When Stephen Colbert was announced as the second-ever host of CBS’s The Late Show (succeeding David Letterman, for whom the program was created), fans and observers wondered just how the transition would go. Colbert, after all, was famous for playing a character, a blowhard politico, on Comedy Central’s Colbert Report.
Tuesday night’s premiere of The Late Show under Colbert didn’t put those questions to rest, exactly; after all, Colbert’s had a little over one hour on-air as himself, after some nine years as “Stephen Colbert.” His precise persona remains hazier than the precise place he’ll occupy in the late-night firmament. In contrast to the naif-like Jimmy Fallon and the prank-loving Jimmy Kimmel, Colbert is to be the network host who thinks the hardest about what it means to be a network host.
The first episode of the show reflected, more than anything, a productive sort of anxiety over bridging Colbert’s intelligence with the imperatives of network TV. Colbert brought a Grand Guignol commitment to his moaning over the favors he owed a spirit inhabiting a dark amulet in his studio; the principal favor was to promote a brand of snack food that had presumably paid CBS for the privilege. He carried across a fairly sharp metaphor over how over-coverage of Donald Trump in the media is like glutting oneself on Oreos, but in so doing broadcast several clips of Trump from August that were, themselves, a bit past their sell-by date. Colbert has earnestly committed to being both a good host and one that fits into our media climate, but the first episode’s humor came from how he fit his persona into that framework rather than how he redefined it.
A first episode is too early to tell what, exactly, the show will become: Jimmy Kimmel’s current claim to fame—taped pranks and acid-tipped celebrity stunts—came to the fore once his ABC show was well underway. But Jimmy Fallon’s debut on NBC’s Tonight Show, reliant as it was on totally good-humored, toothless star cameos, set the tone, and it’s not hard to imagine that Colbert’s first episode will do the same. The show’s high points came in Colbert’s interactions with his celebrity guests. Colbert made a big show of presenting first guest George Clooney with a wedding gift: A Tiffany paperweight—typical hostly chumminess—engraved with the phrase “I don’t know you.” And to Jeb Bush, he spoke frankly, telling the presidential candidate “There is a non-zero chance that I would vote for you” and using personal anecdotes to invite the Florida politician to speak more about how he specifically differs from George W. Bush. (The answer, for what it’s worth? The 43rd president’s Republican Congress that spent money too profligately.) None of this was weird or subversive but for the fact that it took place in a context where late night is best at producing next-day clips, not commentary on the celebrity-industrial complex or political insights.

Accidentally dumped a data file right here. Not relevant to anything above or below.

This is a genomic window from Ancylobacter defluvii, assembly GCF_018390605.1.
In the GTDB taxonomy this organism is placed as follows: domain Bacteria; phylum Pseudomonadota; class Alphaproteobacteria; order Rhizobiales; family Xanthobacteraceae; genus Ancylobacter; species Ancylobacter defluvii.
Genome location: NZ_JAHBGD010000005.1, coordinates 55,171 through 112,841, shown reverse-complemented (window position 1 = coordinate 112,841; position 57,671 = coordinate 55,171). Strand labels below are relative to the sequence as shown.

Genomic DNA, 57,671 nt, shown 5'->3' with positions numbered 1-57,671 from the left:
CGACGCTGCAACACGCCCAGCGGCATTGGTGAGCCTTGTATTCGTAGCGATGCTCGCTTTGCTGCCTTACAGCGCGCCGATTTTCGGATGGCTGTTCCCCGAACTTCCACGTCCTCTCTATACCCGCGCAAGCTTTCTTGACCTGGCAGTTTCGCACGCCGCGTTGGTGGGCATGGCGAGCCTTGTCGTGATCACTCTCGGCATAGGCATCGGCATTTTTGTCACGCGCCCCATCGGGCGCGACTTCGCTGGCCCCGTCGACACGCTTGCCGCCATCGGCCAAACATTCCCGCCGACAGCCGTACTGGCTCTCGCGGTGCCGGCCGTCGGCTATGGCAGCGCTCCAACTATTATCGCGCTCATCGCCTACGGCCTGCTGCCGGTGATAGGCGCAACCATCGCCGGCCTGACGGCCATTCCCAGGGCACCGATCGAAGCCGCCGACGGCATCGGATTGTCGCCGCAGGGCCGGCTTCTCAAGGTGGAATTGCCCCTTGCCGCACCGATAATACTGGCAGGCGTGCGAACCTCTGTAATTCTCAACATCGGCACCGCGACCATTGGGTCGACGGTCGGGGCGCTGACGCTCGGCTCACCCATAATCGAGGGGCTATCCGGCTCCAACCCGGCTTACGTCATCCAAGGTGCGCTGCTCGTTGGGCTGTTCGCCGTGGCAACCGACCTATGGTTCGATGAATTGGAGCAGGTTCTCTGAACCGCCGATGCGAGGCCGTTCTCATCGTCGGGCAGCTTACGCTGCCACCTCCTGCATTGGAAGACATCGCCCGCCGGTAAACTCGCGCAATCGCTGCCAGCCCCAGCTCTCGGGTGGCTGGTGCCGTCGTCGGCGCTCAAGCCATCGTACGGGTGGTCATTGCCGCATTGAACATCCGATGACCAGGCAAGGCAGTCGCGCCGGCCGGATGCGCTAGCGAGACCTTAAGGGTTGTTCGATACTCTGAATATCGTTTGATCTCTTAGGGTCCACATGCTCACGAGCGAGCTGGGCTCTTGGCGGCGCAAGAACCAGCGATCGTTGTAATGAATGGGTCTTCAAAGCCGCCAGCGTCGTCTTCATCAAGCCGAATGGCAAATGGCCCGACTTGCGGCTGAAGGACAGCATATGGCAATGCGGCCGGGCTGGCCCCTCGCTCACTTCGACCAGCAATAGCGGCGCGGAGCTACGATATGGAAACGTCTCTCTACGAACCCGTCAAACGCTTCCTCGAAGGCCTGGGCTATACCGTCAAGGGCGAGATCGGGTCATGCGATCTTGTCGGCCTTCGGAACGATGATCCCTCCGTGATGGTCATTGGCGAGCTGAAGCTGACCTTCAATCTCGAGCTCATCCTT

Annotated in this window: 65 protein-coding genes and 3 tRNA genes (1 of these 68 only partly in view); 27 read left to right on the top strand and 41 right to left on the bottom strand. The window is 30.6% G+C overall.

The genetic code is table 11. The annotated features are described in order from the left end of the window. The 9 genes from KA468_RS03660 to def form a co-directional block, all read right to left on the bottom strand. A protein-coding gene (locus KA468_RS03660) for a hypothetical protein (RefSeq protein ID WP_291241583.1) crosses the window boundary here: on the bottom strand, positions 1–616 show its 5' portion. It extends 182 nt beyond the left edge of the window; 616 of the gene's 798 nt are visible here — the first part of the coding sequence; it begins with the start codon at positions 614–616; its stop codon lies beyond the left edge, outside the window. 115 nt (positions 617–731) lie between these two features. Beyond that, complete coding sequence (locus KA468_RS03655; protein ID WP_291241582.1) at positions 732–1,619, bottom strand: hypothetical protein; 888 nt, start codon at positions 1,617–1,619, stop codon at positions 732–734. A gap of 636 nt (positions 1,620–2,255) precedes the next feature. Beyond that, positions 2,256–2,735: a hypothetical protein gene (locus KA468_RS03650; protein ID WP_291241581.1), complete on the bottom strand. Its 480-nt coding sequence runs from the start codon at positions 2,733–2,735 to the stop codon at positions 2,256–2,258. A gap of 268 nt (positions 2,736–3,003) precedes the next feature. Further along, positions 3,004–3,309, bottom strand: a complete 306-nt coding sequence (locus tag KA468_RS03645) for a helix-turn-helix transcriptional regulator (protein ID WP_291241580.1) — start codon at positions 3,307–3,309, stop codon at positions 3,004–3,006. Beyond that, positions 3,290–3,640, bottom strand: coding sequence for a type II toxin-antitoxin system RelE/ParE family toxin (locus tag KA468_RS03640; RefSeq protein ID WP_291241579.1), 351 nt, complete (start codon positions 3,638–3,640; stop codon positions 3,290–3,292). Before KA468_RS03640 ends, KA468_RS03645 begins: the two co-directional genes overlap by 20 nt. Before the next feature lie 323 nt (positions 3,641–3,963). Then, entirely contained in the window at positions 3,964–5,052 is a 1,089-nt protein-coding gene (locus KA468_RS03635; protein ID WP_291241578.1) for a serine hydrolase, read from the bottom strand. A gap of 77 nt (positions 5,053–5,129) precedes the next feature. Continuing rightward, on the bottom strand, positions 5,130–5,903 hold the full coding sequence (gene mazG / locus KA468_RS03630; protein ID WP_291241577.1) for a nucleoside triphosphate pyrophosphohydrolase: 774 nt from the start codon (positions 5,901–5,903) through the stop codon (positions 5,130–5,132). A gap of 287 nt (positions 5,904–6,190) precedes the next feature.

Colbert was dutiful in many senses: He featured (in brief cameos) his former boss Jon Stewart and main competition Fallon, gave a deeply earnest tribute to his predecessor Letterman, and paid tribute both to CBS’s sponsors and to his family. He’s clearly ready to go broader: Colbert used his opening minutes to make late-night talk-show-host-y jokes, like flat references to Ashley Madison, the History Channel, and Willie Nelson’s widely-remarked-upon love of marijuana, that would have been more than a bit too broad for cable. His renovating the ceiling of the Ed Sullivan Theater to resemble a cathedral’s dome seems to have symbolic meaning: This is something akin to church for Colbert (a devout Catholic). He’s born to be, and has worked yet harder to be, a great traditional talk-show host at a time when the value of such a host has never been less clear.
Indeed, the way he’ll fit into the talk-show ecosystem as it exists in 2015 remains to be seen. Colbert’s two terrific interviews felt both too substantial and too meta to really thrive on a YouTube ecosystem that has recently rewarded hosts who’ve enlisted celebrities for either party tricks or just plain tricks. The show will find its groove very soon, but it may take a bit longer to figure out exactly what role Colbert will play: Affable throwback act, or world conqueror?
His fans, though, have reason to hope. There’s room for real subversion in the late-night talk show that hews to the traditional, and not just in new ways to get sponsor messages in. Colbert, in his show’s first moments, mentioned his pride in his mother: A pennant she got for attending Martin Luther King Jr.’s 1963 “I Have a Dream” speech adorns the studio. “Sadly, civil rights only won the pennant that year,” Colbert said. “Racism won the World Series.” It’s a sharper, franker, and better-developed joke than anyone other than a Colbert fan might have expected from network late night. And best of all, it was delivered by Colbert as himself.
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